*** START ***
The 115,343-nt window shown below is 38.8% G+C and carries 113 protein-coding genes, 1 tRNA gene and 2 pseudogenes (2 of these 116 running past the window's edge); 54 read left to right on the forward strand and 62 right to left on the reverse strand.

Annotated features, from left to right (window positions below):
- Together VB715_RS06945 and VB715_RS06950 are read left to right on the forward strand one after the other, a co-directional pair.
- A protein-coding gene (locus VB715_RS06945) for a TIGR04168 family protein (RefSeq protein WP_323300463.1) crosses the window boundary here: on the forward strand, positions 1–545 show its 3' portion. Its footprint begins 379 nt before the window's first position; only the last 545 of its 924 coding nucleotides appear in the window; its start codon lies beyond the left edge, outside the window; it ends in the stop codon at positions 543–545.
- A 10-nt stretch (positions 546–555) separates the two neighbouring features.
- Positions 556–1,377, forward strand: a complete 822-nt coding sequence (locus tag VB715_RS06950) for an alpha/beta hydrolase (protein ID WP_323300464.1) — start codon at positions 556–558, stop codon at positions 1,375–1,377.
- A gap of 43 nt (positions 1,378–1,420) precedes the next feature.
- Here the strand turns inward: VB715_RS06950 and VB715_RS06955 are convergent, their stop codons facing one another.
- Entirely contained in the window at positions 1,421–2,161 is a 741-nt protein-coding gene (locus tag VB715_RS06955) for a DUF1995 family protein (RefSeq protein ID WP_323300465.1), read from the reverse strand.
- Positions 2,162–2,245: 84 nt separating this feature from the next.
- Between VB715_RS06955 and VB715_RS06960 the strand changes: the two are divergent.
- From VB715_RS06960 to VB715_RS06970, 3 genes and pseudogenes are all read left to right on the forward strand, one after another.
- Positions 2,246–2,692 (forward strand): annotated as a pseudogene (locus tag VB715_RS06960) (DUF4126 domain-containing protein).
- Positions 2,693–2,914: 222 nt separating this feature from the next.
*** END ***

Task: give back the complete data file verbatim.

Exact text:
The 115,343-nt window shown below is 38.8% G+C and carries 113 protein-coding genes, 1 tRNA gene and 2 pseudogenes (2 of these 116 running past the window's edge); 54 read left to right on the forward strand and 62 right to left on the reverse strand.

Annotated features, from left to right (window positions below):
- Together VB715_RS06945 and VB715_RS06950 are read left to right on the forward strand one after the other, a co-directional pair.
- A protein-coding gene (locus VB715_RS06945) for a TIGR04168 family protein (RefSeq protein WP_323300463.1) crosses the window boundary here: on the forward strand, positions 1–545 show its 3' portion. Its footprint begins 379 nt before the window's first position; only the last 545 of its 924 coding nucleotides appear in the window; its start codon lies beyond the left edge, outside the window; it ends in the stop codon at positions 543–545.
- A 10-nt stretch (positions 546–555) separates the two neighbouring features.
- Positions 556–1,377, forward strand: a complete 822-nt coding sequence (locus tag VB715_RS06950) for an alpha/beta hydrolase (protein ID WP_323300464.1) — start codon at positions 556–558, stop codon at positions 1,375–1,377.
- A gap of 43 nt (positions 1,378–1,420) precedes the next feature.
- Here the strand turns inward: VB715_RS06950 and VB715_RS06955 are convergent, their stop codons facing one another.
- Entirely contained in the window at positions 1,421–2,161 is a 741-nt protein-coding gene (locus tag VB715_RS06955) for a DUF1995 family protein (RefSeq protein ID WP_323300465.1), read from the reverse strand.
- Positions 2,162–2,245: 84 nt separating this feature from the next.
- Between VB715_RS06955 and VB715_RS06960 the strand changes: the two are divergent.
- From VB715_RS06960 to VB715_RS06970, 3 genes and pseudogenes are all read left to right on the forward strand, one after another.
- Positions 2,246–2,692 (forward strand): annotated as a pseudogene (locus tag VB715_RS06960) (DUF4126 domain-containing protein).
- Positions 2,693–2,914: 222 nt separating this feature from the next.